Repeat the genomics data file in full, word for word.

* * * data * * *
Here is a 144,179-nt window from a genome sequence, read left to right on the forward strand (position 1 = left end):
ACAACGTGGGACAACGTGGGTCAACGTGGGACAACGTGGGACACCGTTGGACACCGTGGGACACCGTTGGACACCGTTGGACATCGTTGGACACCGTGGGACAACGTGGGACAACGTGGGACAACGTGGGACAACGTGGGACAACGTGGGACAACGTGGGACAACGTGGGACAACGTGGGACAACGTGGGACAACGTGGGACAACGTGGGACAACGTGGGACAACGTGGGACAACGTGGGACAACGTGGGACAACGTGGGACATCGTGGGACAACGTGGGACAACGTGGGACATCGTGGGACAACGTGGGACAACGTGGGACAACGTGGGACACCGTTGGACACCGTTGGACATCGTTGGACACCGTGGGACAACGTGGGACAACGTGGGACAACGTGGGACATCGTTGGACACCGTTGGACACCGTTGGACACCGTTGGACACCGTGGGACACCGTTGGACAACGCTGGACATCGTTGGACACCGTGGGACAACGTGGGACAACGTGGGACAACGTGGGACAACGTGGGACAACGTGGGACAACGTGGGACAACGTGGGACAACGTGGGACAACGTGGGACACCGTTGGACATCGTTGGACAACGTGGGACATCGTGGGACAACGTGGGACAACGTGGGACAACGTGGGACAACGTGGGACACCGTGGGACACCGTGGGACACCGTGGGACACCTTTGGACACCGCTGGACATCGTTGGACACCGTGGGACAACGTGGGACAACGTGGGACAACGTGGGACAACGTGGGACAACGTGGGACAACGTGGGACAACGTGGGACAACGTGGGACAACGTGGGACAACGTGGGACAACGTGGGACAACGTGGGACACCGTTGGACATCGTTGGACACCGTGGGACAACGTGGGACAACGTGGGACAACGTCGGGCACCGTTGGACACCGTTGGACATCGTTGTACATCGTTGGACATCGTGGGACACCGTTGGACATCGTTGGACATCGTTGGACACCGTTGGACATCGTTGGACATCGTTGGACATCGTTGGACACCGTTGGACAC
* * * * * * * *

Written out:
Here is a 144,179-nt window from a genome sequence, read left to right on the forward strand (position 1 = left end):
ACAACGTGGGACAACGTGGGTCAACGTGGGACAACGTGGGACACCGTTGGACACCGTGGGACACCGTTGGACACCGTTGGACATCGTTGGACACCGTGGGACAACGTGGGACAACGTGGGACAACGTGGGACAACGTGGGACAACGTGGGACAACGTGGGACAACGTGGGACAACGTGGGACAACGTGGGACAACGTGGGACAACGTGGGACAACGTGGGACAACGTGGGACAACGTGGGACAACGTGGGACAACGTGGGACATCGTGGGACAACGTGGGACAACGTGGGACATCGTGGGACAACGTGGGACAACGTGGGACAACGTGGGACACCGTTGGACACCGTTGGACATCGTTGGACACCGTGGGACAACGTGGGACAACGTGGGACAACGTGGGACATCGTTGGACACCGTTGGACACCGTTGGACACCGTTGGACACCGTGGGACACCGTTGGACAACGCTGGACATCGTTGGACACCGTGGGACAACGTGGGACAACGTGGGACAACGTGGGACAACGTGGGACAACGTGGGACAACGTGGGACAACGTGGGACAACGTGGGACAACGTGGGACACCGTTGGACATCGTTGGACAACGTGGGACATCGTGGGACAACGTGGGACAACGTGGGACAACGTGGGACAACGTGGGACACCGTGGGACACCGTGGGACACCGTGGGACACCTTTGGACACCGCTGGACATCGTTGGACACCGTGGGACAACGTGGGACAACGTGGGACAACGTGGGACAACGTGGGACAACGTGGGACAACGTGGGACAACGTGGGACAACGTGGGACAACGTGGGACAACGTGGGACAACGTGGGACAACGTGGGACACCGTTGGACATCGTTGGACACCGTGGGACAACGTGGGACAACGTGGGACAACGTCGGGCACCGTTGGACACCGTTGGACATCGTTGTACATCGTTGGACATCGTGGGACACCGTTGGACATCGTTGGACATCGTTGGACACCGTTGGACATCGTTGGACATCGTTGGACATCGTTGGACACCGTTGGACAC